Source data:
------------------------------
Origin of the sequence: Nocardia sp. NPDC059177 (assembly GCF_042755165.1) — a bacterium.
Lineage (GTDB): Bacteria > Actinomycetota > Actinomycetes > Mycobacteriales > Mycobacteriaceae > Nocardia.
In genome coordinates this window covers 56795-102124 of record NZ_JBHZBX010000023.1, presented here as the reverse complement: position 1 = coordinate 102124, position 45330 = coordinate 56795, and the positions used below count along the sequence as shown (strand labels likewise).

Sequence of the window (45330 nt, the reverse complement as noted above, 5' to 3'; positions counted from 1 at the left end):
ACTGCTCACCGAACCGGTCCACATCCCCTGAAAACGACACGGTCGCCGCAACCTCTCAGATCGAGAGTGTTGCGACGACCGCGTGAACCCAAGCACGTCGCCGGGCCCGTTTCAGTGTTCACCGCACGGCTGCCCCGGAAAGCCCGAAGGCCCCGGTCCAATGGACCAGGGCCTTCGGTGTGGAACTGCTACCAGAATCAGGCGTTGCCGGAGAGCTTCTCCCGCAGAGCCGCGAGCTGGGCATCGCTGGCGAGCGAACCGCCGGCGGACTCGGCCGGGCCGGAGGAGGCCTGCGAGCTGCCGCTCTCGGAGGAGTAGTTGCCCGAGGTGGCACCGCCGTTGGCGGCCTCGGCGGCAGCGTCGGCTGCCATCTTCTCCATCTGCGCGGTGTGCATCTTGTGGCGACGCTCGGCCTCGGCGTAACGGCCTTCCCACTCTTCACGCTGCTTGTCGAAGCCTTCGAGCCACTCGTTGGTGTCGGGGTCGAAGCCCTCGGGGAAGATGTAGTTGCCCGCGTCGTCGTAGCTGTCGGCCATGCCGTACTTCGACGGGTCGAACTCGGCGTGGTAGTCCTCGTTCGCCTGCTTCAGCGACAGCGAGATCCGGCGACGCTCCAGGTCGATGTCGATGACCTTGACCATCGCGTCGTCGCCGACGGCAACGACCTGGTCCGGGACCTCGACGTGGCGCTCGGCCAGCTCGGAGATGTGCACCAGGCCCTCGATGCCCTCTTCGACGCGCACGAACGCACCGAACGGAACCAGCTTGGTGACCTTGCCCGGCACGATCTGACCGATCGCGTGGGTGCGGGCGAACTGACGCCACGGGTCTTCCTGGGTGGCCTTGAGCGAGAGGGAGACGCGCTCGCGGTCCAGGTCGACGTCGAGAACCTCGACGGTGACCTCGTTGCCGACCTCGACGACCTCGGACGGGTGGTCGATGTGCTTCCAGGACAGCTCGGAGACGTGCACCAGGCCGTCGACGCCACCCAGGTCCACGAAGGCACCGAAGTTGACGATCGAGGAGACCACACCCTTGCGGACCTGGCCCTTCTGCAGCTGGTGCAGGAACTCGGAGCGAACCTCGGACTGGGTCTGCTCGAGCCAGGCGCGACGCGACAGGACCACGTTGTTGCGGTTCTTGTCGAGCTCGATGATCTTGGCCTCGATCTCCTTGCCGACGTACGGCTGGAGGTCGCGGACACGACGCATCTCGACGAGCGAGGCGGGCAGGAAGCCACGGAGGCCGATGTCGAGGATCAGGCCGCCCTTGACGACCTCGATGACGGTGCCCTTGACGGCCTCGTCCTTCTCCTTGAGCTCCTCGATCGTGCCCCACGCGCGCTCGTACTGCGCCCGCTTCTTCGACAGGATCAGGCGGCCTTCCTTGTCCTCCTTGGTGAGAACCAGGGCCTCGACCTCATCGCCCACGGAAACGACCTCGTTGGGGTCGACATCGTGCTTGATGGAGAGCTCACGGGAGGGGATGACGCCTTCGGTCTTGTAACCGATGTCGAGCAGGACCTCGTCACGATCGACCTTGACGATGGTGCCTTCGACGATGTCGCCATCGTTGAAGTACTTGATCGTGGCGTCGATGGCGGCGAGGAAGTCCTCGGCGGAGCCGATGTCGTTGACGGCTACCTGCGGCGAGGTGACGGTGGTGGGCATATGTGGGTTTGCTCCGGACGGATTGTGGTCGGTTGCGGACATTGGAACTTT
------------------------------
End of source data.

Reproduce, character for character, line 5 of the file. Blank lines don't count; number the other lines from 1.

ACTGCTCACCGAACCGGTCCACATCCCCTGAAAACGACACGGTCGCCGCAACCTCTCAGATCGAGAGTGTTGCGACGACCGCGTGAACCCAAGCACGTCGCCGGGCCCGTTTCAGTGTTCACCGCACGGCTGCCCCGGAAAGCCCGAAGGCCCCGGTCCAATGGACCAGGGCCTTCGGTGTGGAACTGCTACCAGAATCAGGCGTTGCCGGAGAGCTTCTCCCGCAGAGCCGCGAGCTGGGCATCGCTGGCGAGCGAACCGCCGGCGGACTCGGCCGGGCCGGAGGAGGCCTGCGAGCTGCCGCTCTCGGAGGAGTAGTTGCCCGAGGTGGCACCGCCGTTGGCGGCCTCGGCGGCAGCGTCGGCTGCCATCTTCTCCATCTGCGCGGTGTGCATCTTGTGGCGACGCTCGGCCTCGGCGTAACGGCCTTCCCACTCTTCACGCTGCTTGTCGAAGCCTTCGAGCCACTCGTTGGTGTCGGGGTCGAAGCCCTCGGGGAAGATGTAGTTGCCCGCGTCGTCGTAGCTGTCGGCCATGCCGTACTTCGACGGGTCGAACTCGGCGTGGTAGTCCTCGTTCGCCTGCTTCAGCGACAGCGAGATCCGGCGACGCTCCAGGTCGATGTCGATGACCTTGACCATCGCGTCGTCGCCGACGGCAACGACCTGGTCCGGGACCTCGACGTGGCGCTCGGCCAGCTCGGAGATGTGCACCAGGCCCTCGATGCCCTCTTCGACGCGCACGAACGCACCGAACGGAACCAGCTTGGTGACCTTGCCCGGCACGATCTGACCGATCGCGTGGGTGCGGGCGAACTGACGCCACGGGTCTTCCTGGGTGGCCTTGAGCGAGAGGGAGACGCGCTCGCGGTCCAGGTCGACGTCGAGAACCTCGACGGTGACCTCGTTGCCGACCTCGACGACCTCGGACGGGTGGTCGATGTGCTTCCAGGACAGCTCGGAGACGTGCACCAGGCCGTCGACGCCACCCAGGTCCACGAAGGCACCGAAGTTGACGATCGAGGAGACCACACCCTTGCGGACCTGGCCCTTCTGCAGCTGGTGCAGGAACTCGGAGCGAACCTCGGACTGGGTCTGCTCGAGCCAGGCGCGACGCGACAGGACCACGTTGTTGCGGTTCTTGTCGAGCTCGATGATCTTGGCCTCGATCTCCTTGCCGACGTACGGCTGGAGGTCGCGGACACGACGCATCTCGACGAGCGAGGCGGGCAGGAAGCCACGGAGGCCGATGTCGAGGATCAGGCCGCCCTTGACGACCTCGATGACGGTGCCCTTGACGGCCTCGTCCTTCTCCTTGAGCTCCTCGATCGTGCCCCACGCGCGCTCGTACTGCGCCCGCTTCTTCGACAGGATCAGGCGGCCTTCCTTGTCCTCCTTGGTGAGAACCAGGGCCTCGACCTCATCGCCCACGGAAACGACCTCGTTGGGGTCGACATCGTGCTTGATGGAGAGCTCACGGGAGGGGATGACGCCTTCGGTCTTGTAACCGATGTCGAGCAGGACCTCGTCACGATCGACCTTGACGATGGTGCCTTCGACGATGTCGCCATCGTTGAAGTACTTGATCGTGGCGTCGATGGCGGCGAGGAAGTCCTCGGCGGAGCCGATGTCGTTGACGGCTACCTGCGGCGAGGTGACGGTGGTGGGCATATGTGGGTTTGCTCCGGACGGATTGTGGTCGGTTGCGGACATTGGAACTTT